The Dirt on Edible Dirt

A dish of baby radishes served in a flowerpot with
A dish of baby radishes served in a flowerpot with “dirt” made of coffee and cardamom, by chef Michael Voltaggio at The Langham, ca. 2010. Photo: CHOW

What’s that, you say? Chefs are putting dirt on plates and telling us to eat it? Why yes, yes they are, and it’s often quite delicious. This not-exactly-new trend of whimsically portraying garden-to-table cuisine by way of veggies sitting in edible “dirt” has popped up plenty in San Francisco and L.A., but only recently did SF Chronicle critic Michael Bauer take note of the trend via two dishes at Masa’s and Atelier Crenn (chef Dominique Crenn has served something similar at Luce for a couple of years, and demonstrated the technique on Iron Chef America as well). Bauer doesn’t acknowledge the influential dish that preceded them all, or the genesis of this trend in the Bay Area, so we thought it was time we put together a quick time-line and give credit where credit is due.

Acclaimed French chef Michel Bras, after running in the countryside, is inspired to create a dish he calls Gargouillou, while he is working at his parents’ restaurant Lou Mazac in Laguiole, France. The dish evolves, and by 1992, when he is running his eponymous restaurant in Laguiole, he serves it using 40 to 50 different seasonal vegetables, flowers, and herbs scattered on a plate, and as a way of making the presentation reflect the landscape, he sets them in a “dirt” that he makes from brioche crumbs, dried black olive, and tomato powder.

René Redzepi begins serving dishes inspired by Bras of vegetables with edible dirt at Noma in Copenhagen, including one in which radishes are buried in dirt in an actual flower pot (ca. 2008).

Acknowledging the influence of Bras and inspired by Redzepi’s work at Noma, David Kinch creates a similar dish at Manresa in Los Gatos that he titles “Into the vegetable garden…” and it becomes a signature of the restaurant. Kinch makes his soil using roasted chicory root, parsnip, and dehydrated potato.

At Coi, Daniel Patterson creates a dish called Abstraction of Garden in Early Winter, also inspired by Bras. Kinch uses his “soil” in a cabbage dish on Iron Chef America.

Luce opens at the Intercontinental Hotel in San Francisco, where chef Dominique Crenn creates various “jardin” dishes for each season, also featuring a dirt that includes black olives.

The New York Times writes a whole piece about the dish, as Bras created it, and its spawn.

At Ubuntu, Jeremy Fox does a spin using the seasonal garden, and in one spring preparation creates his dirt using hazelnuts and beet juice.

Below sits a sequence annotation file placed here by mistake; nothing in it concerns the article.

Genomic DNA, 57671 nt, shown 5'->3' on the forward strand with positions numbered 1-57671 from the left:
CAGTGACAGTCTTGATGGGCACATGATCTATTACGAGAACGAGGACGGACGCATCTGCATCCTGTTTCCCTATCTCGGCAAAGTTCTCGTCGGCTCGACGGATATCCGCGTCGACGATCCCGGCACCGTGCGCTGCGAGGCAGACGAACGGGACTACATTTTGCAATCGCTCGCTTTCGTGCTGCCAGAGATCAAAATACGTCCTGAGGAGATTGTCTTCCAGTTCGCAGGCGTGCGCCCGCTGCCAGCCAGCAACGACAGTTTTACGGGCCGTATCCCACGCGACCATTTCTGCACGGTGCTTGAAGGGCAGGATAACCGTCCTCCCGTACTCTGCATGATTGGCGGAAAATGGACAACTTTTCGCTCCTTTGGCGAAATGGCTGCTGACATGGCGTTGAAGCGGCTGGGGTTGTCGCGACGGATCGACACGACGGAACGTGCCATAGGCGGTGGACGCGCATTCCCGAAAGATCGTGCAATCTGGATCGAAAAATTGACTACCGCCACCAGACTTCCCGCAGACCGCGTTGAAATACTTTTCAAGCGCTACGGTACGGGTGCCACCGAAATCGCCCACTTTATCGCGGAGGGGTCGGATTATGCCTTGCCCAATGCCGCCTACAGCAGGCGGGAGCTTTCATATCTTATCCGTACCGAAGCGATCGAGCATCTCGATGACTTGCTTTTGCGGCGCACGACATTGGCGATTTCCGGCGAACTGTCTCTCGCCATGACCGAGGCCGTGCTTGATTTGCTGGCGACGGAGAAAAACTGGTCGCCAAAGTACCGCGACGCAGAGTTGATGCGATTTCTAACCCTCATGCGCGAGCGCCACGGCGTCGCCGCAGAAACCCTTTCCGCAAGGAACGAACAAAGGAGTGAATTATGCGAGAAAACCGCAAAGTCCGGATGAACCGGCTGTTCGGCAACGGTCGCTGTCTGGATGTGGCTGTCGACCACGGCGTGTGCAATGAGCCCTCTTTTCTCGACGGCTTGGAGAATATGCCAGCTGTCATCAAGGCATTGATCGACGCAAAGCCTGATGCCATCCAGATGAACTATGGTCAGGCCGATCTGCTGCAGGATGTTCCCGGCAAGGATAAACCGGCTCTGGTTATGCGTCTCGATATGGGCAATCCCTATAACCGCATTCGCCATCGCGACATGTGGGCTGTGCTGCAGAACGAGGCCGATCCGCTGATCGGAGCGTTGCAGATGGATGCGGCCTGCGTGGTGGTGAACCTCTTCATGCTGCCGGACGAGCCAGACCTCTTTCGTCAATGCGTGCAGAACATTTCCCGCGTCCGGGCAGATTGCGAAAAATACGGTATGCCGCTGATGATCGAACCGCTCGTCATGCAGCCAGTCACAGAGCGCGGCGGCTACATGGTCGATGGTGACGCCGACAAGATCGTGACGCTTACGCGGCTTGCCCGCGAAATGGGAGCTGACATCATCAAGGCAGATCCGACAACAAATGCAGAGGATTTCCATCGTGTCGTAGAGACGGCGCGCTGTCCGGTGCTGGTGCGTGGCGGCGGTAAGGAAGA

More versions riffing on Bras’s original pop up, at The Langham in LA, where Michael Voltaggio riffed on Redzepi’s presentation, serving radishes in a flowerpot and “soil” of cardamom and coffee; at Commis where, as Bauer notes, James Syhabout “created a carrot salad with soil made from cocoa, burnt hazelnut flour, sugar and seaweed”; at Meadowood, where Christopher Kostow made the dirt for a radish and carrot dish out of rye breadcrumbs and salt; at Marlowe in San Francisco where Jennifer Puccio makes the soil for her radishes using olives; and at Gilt in New York, where chef Justin Bogle featured a dish using a “dirt” of charred onion ash and mushrooms.

Time Magazine takes note of the trend. In LA Weekly, Jonathan Gold writes, “It may be illegal to open a serious restaurant this year without an exotically seasoned carrot cooked sous vide or a nod to David Kinch’s dish of vegetables with edible ‘soil’ at Manresa.” Also, David Kinch takes home the Beard Award for Best Chef: Pacific.

Crenn’s dish continues to evolve at her new restaurant, Atelier Crenn, where Michael Bauer makes note of it. She also plays with dirt and moss-like forms in a dessert that Bauer also seems impressed with.

And Gregory Short at Masa’s is simultaneously doing a Bras-inspired vegetable dish which Bauer describes thusly: “His soil includes ground hazelnuts, scattered on the white plate with a square log of sugar pea souffle, onion soubise, dots of carrot puree and the smallest radishes, carrots, green onions and turnips that I’ve ever seen.”

Earlier: Putting the Feet Before the Belly: How Pork Trotters Became Such a Thing [Grub Street]

The Dirt on Edible Dirt